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Sauber is not concerned about its pace in the opening pre-season test at Jerez and will bring significant upgrades to its new car when testing resumes in Bahrain later this month.

The new C33's best lap was nearly seven seconds off the fastest time of the week set by Kevin Magnussen and McLaren as both Adrian Sutil and Esteban Gutierrez struggled for grip. But with Sauber's focus set on racking up mileage in Jerez, team principal Monisha Kaltenborn said it was too early to talk about performance comparisons.

"It's very difficult to judge the lap times, because every team ran a different programme, including different fuel loads," she said. "The tyres were another important factor to consider. Both our drivers struggled to get temperature into the tyres. And it certainly didn't help them that we only had a provisional aero package with limited downforce on the car. However, this didn't come as a surprise to us. We know what to expect. It was our top priority to be ready from the first day of testing, so to be able to drive and collect as much data as possible."

Kaltenborn gave some details about the aero package for Bahrain.

"Fundamentally it's a very extensive package. We plan to have most of the parts on the car for the first test in Bahrain. This includes new front and rear wings, side pod deflectors, as well as several other small elements on the car. A few other parts will follow for the second test in Bahrain."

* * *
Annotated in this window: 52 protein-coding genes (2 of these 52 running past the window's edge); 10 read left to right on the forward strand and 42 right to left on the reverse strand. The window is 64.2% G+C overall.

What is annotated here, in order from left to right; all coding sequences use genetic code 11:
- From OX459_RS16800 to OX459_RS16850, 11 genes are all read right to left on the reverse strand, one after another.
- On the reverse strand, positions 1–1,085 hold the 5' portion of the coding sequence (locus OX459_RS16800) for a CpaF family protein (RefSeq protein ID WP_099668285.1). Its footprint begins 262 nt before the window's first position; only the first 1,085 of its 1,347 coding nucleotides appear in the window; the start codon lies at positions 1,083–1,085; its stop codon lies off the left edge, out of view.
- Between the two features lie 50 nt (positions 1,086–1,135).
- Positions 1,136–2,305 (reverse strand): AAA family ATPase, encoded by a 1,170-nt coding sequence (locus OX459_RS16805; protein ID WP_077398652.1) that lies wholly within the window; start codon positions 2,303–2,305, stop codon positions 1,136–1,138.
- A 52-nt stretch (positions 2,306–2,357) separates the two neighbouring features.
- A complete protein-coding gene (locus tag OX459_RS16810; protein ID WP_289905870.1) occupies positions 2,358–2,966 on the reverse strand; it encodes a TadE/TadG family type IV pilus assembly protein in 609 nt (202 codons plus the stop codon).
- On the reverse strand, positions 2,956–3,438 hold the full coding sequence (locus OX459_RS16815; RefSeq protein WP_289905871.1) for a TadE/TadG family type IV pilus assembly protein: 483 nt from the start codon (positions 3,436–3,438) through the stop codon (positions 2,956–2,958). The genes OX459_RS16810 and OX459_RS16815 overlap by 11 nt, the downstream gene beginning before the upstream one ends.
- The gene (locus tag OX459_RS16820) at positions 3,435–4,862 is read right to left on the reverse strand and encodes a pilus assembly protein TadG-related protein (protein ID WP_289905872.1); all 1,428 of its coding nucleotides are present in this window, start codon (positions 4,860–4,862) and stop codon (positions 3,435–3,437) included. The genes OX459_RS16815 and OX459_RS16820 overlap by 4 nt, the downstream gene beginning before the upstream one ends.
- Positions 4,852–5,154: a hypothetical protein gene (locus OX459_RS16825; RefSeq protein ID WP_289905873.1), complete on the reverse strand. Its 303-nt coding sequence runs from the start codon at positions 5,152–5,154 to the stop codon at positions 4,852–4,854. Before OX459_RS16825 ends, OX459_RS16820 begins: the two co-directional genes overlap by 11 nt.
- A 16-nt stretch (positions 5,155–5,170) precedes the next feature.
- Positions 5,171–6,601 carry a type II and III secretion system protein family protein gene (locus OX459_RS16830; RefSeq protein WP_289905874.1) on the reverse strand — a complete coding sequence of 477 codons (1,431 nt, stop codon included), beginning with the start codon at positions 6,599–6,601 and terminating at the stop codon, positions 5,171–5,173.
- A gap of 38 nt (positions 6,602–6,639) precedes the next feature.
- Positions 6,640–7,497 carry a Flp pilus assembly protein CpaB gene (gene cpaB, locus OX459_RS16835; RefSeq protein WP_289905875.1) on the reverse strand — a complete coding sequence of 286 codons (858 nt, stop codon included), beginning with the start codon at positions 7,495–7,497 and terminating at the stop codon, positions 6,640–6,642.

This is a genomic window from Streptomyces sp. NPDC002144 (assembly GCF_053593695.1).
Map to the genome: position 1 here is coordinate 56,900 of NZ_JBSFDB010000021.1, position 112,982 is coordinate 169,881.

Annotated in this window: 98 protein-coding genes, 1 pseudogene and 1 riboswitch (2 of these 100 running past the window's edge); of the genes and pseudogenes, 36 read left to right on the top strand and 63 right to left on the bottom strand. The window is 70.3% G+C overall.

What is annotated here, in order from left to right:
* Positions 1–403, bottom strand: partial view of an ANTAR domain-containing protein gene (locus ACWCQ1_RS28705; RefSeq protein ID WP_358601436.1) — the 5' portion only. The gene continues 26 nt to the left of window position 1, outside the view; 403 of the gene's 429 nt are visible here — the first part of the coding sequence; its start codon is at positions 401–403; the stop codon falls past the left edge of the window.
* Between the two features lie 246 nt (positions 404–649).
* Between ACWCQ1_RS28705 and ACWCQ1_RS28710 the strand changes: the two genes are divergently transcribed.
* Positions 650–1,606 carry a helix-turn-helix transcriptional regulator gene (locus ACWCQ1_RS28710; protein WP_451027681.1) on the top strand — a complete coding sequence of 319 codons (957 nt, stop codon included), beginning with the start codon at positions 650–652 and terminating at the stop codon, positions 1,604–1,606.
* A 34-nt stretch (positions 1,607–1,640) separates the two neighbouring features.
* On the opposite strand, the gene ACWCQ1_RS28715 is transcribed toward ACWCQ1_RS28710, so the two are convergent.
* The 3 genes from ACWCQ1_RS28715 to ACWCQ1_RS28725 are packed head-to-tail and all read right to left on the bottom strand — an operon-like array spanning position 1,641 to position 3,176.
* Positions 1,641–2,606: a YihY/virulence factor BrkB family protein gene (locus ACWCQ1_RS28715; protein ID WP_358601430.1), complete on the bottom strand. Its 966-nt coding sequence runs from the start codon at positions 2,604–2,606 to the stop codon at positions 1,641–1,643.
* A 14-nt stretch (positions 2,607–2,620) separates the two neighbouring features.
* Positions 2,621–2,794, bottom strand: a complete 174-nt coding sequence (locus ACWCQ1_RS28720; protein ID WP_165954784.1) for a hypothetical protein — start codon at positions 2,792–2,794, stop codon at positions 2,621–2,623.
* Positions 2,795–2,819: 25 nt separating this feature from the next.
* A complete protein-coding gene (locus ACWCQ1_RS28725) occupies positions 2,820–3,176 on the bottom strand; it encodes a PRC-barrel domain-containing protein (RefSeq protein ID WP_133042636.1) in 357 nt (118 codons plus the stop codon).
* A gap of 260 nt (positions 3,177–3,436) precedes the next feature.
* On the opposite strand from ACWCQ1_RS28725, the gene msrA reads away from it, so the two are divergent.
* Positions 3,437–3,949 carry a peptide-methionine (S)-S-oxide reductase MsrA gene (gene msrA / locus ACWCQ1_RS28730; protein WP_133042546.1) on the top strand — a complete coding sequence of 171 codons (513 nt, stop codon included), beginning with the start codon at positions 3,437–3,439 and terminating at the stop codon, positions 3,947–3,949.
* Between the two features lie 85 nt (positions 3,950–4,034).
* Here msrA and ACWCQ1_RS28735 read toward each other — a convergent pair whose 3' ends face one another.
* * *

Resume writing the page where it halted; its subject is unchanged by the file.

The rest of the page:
She is also confident the team can fix its new brake-by-wire system, which electronically applies the rear brakes so that they work in concert with the energy recovery system under deceleration.

"Not only the drivers, also the engineers were not happy about it," she explained. "This was a software issue in the first place. We were able to make improvements throughout the test, but there is still room for improvement. However, our engineers are convinced that they have enough time to solve those weaknesses together with our engine partner by the next test."

Sauber is powered by Ferrari, which ended the first test with lower engine mileage than Mercedes but had a significantly smoother week than Renault.

"Again, it is very difficult to judge at this stage. The only thing you can place in an order is the number of laps the teams did with the respective engines. Here the order is clear: Mercedes, Ferrari, Renault. But to compare the performance is impossible at the moment, also because some might still be playing their cards close to their chests. I am sure there will be movement right up to the first race in Melbourne in that regard. At the moment this is just a snapshot. It will remain exciting!"

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